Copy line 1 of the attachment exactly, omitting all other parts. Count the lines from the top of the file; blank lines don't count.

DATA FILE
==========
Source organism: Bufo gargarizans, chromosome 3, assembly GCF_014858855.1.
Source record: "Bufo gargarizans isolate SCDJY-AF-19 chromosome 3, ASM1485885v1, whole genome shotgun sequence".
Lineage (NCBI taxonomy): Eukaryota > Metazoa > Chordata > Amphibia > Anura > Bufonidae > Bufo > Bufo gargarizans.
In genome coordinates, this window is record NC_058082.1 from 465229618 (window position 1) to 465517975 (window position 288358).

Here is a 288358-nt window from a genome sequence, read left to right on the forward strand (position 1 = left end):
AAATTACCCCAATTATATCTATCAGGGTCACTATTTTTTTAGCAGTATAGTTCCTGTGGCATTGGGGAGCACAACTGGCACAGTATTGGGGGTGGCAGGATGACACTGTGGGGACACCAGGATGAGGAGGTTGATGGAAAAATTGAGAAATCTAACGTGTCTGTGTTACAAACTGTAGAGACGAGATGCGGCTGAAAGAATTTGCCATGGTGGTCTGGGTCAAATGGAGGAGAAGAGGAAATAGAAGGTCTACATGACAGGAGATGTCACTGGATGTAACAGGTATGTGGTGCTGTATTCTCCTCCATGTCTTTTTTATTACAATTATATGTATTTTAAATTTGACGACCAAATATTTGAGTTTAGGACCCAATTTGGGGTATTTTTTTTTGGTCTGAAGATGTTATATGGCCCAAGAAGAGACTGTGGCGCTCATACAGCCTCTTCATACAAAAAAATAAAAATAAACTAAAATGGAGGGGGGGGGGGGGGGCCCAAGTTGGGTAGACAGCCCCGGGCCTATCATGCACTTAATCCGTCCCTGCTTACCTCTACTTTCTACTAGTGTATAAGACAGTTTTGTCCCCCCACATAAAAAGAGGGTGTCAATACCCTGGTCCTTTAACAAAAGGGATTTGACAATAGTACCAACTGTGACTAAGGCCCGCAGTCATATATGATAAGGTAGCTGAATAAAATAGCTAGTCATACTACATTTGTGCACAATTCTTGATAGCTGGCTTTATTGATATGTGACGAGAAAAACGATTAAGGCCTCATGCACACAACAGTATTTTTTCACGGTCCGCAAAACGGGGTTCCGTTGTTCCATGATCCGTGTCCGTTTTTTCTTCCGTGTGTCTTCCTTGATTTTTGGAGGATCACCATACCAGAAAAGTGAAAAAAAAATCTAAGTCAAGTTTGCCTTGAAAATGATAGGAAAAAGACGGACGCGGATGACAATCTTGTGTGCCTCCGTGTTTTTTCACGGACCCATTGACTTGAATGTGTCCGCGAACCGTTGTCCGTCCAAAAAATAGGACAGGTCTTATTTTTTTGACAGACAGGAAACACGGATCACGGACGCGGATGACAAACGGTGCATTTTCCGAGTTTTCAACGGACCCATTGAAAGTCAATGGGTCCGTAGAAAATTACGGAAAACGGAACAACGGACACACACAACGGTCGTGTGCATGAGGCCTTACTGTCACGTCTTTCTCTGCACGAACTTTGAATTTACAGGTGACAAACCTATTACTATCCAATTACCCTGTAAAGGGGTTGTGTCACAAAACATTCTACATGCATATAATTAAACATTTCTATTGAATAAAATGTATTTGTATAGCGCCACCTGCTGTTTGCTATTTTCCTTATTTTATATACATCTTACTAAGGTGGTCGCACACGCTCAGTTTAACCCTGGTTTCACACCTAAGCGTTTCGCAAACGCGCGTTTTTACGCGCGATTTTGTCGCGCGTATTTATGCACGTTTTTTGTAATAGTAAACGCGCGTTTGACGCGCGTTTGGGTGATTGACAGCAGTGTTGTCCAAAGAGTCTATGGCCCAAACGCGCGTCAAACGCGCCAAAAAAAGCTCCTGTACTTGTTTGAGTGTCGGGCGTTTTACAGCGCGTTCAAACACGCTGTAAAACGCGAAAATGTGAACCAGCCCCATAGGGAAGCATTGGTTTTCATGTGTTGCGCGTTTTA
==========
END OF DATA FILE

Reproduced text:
Source organism: Bufo gargarizans, chromosome 3, assembly GCF_014858855.1.